Compared to last September, October and November, he said, there has been a 6.5 percent decrease in disruptive talking referrals; a 22.8 percent decrease in the number of students who have failed to attend a teacher-issued detention; and approximately a 33 percent reduction in the number of overall referrals.

"I attribute that to the classroom management skills of our teachers and the support that our teachers, especially the new ones, get from our deans and the behavior specialists who can address behavior before it gets to the point of a referral," Thompson said.

The school district was able to hire two of the specialists with money from a three-year $800,000 grant from the state Department of Education. The School Improvement Grants go to "chronically low-achieving" schools to "dramatically transform school culture and increase student outcomes." The state will monitor whether the school improves its standardized test scores.

English teacher Karen Kook said the presence of the behavioral specialists has brought an "amazing improvement" in the school. The school's learning environment has become healthier and safer, she said, and the students are more relaxed and engaged.

A teacher at the high school since 1998, Kook said that earlier this year she would forget that the specialists were there to help her because she had been handling most behavioral situations in the classroom by herself.

"I don't forget now. It's a beautiful thing," she said. "You just open your door and it's like having a fairy godmother right there. It's a blessing to the building."

Students' point of view

Caleb Jackson, a sophomore at the adjacent Science and Technology Magnet school, said he has seen how important the behavior specialists are to the teachers, especially if they are struggling with a student in class.

"It's really annoying when kids are being disruptive. The part I really don't like is that they'll show blatant disrespect for the teacher when they give them a warning because they'll just keep talking and totally disregard what the teacher asked them to do," said, who is from Groton. "When the teacher decides to send them out, it's a fast process and they can focus on the rest of the kids who want to learn."

Freshman Jessica Morocho said she welcomes the intervention. "It helps when they come take a student out of class because I'm trying to take notes. It bothers me because when I'm trying to focus and pay attention to the teacher and someone's talking, I get frustrated," she said.

Magnet school student Angela Angulo, a junior, said she was sent to see Moore in the beginning of the school year, and while her situation turned out be a misunderstanding about an incident, she appreciated the time he took with her.

"He helped me see that it really wasn't as big of a deal as I thought it was, and he told me to sit down and relax a bit and really think about whether the situation was worth me being upset over," she said. "They talk things out with you, rather than last year, when a teacher would send you straight to the office where people will be angry with you for taking up their time, or they may not have the time to deal with you at all so you just sit there."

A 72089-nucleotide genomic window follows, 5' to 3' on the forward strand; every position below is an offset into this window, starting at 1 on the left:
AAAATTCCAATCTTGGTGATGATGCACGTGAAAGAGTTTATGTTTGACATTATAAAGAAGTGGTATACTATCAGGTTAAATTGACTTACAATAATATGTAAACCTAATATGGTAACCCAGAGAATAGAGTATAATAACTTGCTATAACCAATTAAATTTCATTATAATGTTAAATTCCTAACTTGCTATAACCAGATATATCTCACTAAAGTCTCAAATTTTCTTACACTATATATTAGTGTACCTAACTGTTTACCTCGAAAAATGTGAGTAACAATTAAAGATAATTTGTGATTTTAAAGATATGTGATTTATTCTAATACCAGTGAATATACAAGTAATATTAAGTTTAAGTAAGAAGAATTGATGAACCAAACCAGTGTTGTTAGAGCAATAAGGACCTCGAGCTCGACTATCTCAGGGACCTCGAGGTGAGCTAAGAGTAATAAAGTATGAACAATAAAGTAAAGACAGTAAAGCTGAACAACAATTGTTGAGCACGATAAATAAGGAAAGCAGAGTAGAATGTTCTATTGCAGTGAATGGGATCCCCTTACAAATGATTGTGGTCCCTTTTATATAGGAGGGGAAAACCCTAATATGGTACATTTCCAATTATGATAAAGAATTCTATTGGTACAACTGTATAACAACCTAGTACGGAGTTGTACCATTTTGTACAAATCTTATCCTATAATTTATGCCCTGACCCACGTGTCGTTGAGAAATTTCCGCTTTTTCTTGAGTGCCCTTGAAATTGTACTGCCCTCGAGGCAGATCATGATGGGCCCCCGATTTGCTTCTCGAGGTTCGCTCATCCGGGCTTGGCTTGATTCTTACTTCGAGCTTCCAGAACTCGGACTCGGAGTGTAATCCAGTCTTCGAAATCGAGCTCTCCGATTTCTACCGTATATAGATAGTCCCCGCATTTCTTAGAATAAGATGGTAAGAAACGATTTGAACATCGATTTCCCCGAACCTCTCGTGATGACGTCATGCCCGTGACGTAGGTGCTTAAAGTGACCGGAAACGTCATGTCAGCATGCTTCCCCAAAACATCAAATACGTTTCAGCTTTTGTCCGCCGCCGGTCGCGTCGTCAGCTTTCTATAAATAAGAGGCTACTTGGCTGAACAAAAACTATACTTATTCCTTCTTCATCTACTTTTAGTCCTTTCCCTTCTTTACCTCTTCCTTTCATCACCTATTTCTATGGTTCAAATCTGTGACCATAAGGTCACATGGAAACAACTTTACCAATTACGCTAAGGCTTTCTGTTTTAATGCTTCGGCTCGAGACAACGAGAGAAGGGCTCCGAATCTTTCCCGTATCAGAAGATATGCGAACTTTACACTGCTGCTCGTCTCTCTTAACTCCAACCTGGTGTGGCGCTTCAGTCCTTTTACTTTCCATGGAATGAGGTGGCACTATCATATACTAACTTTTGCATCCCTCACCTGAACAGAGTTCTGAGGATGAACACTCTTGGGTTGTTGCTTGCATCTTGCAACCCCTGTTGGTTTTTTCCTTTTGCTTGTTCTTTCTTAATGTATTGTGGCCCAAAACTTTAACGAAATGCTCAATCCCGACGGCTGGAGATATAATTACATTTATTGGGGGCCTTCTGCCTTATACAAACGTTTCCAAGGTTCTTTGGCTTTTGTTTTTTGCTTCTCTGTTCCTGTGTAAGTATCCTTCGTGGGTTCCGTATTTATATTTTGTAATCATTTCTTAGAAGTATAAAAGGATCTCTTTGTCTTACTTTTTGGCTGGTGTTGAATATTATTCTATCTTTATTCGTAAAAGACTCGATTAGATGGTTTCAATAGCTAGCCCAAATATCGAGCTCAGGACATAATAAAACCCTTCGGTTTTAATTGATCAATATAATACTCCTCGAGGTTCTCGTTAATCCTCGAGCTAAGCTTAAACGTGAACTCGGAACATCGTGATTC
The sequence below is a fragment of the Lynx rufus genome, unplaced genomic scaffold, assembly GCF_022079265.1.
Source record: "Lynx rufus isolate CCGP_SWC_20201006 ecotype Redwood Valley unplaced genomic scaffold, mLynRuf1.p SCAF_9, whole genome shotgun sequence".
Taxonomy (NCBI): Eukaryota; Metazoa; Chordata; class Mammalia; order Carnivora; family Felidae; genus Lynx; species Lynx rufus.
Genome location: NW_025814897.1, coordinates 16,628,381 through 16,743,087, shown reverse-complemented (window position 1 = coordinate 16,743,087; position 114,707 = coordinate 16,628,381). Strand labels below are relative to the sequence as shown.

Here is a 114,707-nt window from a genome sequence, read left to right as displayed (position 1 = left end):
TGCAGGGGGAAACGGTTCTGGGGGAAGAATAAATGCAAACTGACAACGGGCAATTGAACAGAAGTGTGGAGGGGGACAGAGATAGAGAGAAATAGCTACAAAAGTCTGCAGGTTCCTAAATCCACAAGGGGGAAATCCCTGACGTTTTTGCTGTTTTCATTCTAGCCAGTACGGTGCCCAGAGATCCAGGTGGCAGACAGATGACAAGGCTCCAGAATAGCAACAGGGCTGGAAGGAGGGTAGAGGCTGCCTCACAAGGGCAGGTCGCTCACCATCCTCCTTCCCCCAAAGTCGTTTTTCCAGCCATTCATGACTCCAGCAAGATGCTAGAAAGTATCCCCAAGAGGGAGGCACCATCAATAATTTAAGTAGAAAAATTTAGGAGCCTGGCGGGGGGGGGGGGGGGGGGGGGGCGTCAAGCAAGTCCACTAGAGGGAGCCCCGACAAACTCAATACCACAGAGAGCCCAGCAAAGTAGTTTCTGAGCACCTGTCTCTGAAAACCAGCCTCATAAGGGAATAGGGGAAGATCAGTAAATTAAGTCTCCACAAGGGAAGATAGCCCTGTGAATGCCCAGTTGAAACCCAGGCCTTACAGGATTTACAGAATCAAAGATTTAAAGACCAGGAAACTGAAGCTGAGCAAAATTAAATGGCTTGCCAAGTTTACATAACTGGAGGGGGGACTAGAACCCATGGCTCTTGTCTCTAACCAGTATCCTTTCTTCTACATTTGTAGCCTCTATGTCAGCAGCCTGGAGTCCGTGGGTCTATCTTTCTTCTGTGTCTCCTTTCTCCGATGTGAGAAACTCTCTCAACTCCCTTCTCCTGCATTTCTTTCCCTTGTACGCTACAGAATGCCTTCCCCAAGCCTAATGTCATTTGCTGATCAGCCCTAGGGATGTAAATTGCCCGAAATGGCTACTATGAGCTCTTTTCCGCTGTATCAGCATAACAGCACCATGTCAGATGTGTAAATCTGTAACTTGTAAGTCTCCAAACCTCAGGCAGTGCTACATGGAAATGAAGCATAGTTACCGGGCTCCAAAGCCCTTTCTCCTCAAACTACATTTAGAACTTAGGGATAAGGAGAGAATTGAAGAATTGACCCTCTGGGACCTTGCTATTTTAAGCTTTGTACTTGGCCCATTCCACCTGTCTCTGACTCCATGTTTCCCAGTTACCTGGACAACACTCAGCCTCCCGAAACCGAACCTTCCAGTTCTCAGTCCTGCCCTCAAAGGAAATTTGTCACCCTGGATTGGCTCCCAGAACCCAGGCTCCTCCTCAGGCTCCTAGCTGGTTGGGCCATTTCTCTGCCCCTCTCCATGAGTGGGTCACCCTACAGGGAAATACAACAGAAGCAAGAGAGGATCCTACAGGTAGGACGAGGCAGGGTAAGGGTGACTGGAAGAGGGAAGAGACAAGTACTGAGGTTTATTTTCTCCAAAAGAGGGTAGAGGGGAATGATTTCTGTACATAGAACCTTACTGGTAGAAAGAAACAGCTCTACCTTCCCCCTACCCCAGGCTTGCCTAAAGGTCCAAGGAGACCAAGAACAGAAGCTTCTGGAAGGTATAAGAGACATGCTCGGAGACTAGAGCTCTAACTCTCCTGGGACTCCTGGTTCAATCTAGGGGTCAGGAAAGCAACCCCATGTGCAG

Be fair, firm and consistent

The school's behavior specialists and administrators use a discipline matrix to determine what consequence should result from a student's behavior.

It removes the subjectivity and keeps the specialists from becoming the bearers of bad news.

"I use it every day," Morgan said. "I look at it and read out loud what the offense is and what the punishment for that offense is. If they have a problem with it, I ask them to read it themselves. It's not what I say or what I think their punishment should be, it's right there in black and white. They can't argue with that."

While the consequences may be spelled out in black and white, there are instances where the ramifications of an offense can be modified to better fit the situation.

"There are things that happen that aren't on the chart and, in those cases, it's just a guide for us," Morgan said.

When a situation does arise where a stricter form of punishment is needed, the school's deans get involved.

"A lot of people think the dean's position is very, very punitive. When it comes time for a suspension or an expulsion, we are the ones who deal with that," said Lawrence Washington, a school dean.

Passionate about providing a school climate that is safe and conducive to learning for everyone, Washington described the school's environment as peaceful, even though he said he is prepared to deal with disruptions to that environment. "I don't see chaos, I see order. The kids are respectful. I'm really proud of these kids. They do a very good job as far as following school rules and procedures," he said.

"A situation that disrupts our climate and what we have going on here is something I have to prepare for on a daily basis, and when you don't get something like that by the end of the day, it's a very good day. And so far, to this point in the school year, I haven't had a bad day yet."